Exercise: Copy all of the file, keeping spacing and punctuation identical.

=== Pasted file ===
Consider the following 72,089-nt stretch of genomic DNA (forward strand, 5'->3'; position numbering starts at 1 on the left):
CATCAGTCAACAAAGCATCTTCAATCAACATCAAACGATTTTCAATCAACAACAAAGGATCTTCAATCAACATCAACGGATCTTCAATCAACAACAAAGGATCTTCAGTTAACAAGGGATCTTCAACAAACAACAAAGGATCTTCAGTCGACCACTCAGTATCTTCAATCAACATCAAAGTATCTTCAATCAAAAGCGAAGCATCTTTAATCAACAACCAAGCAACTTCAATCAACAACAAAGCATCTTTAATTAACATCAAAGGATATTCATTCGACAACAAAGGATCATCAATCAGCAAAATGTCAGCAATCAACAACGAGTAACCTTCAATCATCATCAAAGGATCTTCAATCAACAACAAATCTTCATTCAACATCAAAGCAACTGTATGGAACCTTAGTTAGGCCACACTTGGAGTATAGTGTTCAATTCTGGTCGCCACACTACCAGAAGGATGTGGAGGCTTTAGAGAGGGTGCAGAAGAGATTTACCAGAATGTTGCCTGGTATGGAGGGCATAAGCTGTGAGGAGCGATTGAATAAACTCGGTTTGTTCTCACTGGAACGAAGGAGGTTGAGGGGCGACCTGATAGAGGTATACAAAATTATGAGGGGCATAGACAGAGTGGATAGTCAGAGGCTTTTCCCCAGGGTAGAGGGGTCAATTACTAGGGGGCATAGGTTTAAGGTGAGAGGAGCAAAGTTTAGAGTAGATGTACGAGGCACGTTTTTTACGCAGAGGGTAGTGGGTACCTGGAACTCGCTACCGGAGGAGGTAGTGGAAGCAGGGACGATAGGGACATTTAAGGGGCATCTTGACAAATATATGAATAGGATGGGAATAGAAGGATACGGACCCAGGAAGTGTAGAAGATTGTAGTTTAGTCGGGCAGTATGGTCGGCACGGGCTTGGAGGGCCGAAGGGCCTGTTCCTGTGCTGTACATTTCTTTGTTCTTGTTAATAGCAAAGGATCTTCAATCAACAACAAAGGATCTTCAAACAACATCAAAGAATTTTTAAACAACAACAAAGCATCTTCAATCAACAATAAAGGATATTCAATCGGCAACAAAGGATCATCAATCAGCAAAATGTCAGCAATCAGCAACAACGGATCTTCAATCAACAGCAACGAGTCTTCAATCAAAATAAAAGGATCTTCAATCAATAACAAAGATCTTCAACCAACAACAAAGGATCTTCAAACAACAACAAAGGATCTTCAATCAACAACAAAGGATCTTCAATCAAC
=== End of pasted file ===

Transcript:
Consider the following 72,089-nt stretch of genomic DNA (forward strand, 5'->3'; position numbering starts at 1 on the left):
CATCAGTCAACAAAGCATCTTCAATCAACATCAAACGATTTTCAATCAACAACAAAGGATCTTCAATCAACATCAACGGATCTTCAATCAACAACAAAGGATCTTCAGTTAACAAGGGATCTTCAACAAACAACAAAGGATCTTCAGTCGACCACTCAGTATCTTCAATCAACATCAAAGTATCTTCAATCAAAAGCGAAGCATCTTTAATCAACAACCAAGCAACTTCAATCAACAACAAAGCATCTTTAATTAACATCAAAGGATATTCATTCGACAACAAAGGATCATCAATCAGCAAAATGTCAGCAATCAACAACGAGTAACCTTCAATCATCATCAAAGGATCTTCAATCAACAACAAATCTTCATTCAACATCAAAGCAACTGTATGGAACCTTAGTTAGGCCACACTTGGAGTATAGTGTTCAATTCTGGTCGCCACACTACCAGAAGGATGTGGAGGCTTTAGAGAGGGTGCAGAAGAGATTTACCAGAATGTTGCCTGGTATGGAGGGCATAAGCTGTGAGGAGCGATTGAATAAACTCGGTTTGTTCTCACTGGAACGAAGGAGGTTGAGGGGCGACCTGATAGAGGTATACAAAATTATGAGGGGCATAGACAGAGTGGATAGTCAGAGGCTTTTCCCCAGGGTAGAGGGGTCAATTACTAGGGGGCATAGGTTTAAGGTGAGAGGAGCAAAGTTTAGAGTAGATGTACGAGGCACGTTTTTTACGCAGAGGGTAGTGGGTACCTGGAACTCGCTACCGGAGGAGGTAGTGGAAGCAGGGACGATAGGGACATTTAAGGGGCATCTTGACAAATATATGAATAGGATGGGAATAGAAGGATACGGACCCAGGAAGTGTAGAAGATTGTAGTTTAGTCGGGCAGTATGGTCGGCACGGGCTTGGAGGGCCGAAGGGCCTGTTCCTGTGCTGTACATTTCTTTGTTCTTGTTAATAGCAAAGGATCTTCAATCAACAACAAAGGATCTTCAAACAACATCAAAGAATTTTTAAACAACAACAAAGCATCTTCAATCAACAATAAAGGATATTCAATCGGCAACAAAGGATCATCAATCAGCAAAATGTCAGCAATCAGCAACAACGGATCTTCAATCAACAGCAACGAGTCTTCAATCAAAATAAAAGGATCTTCAATCAATAACAAAGATCTTCAACCAACAACAAAGGATCTTCAAACAACAACAAAGGATCTTCAATCAACAACAAAGGATCTTCAATCAAC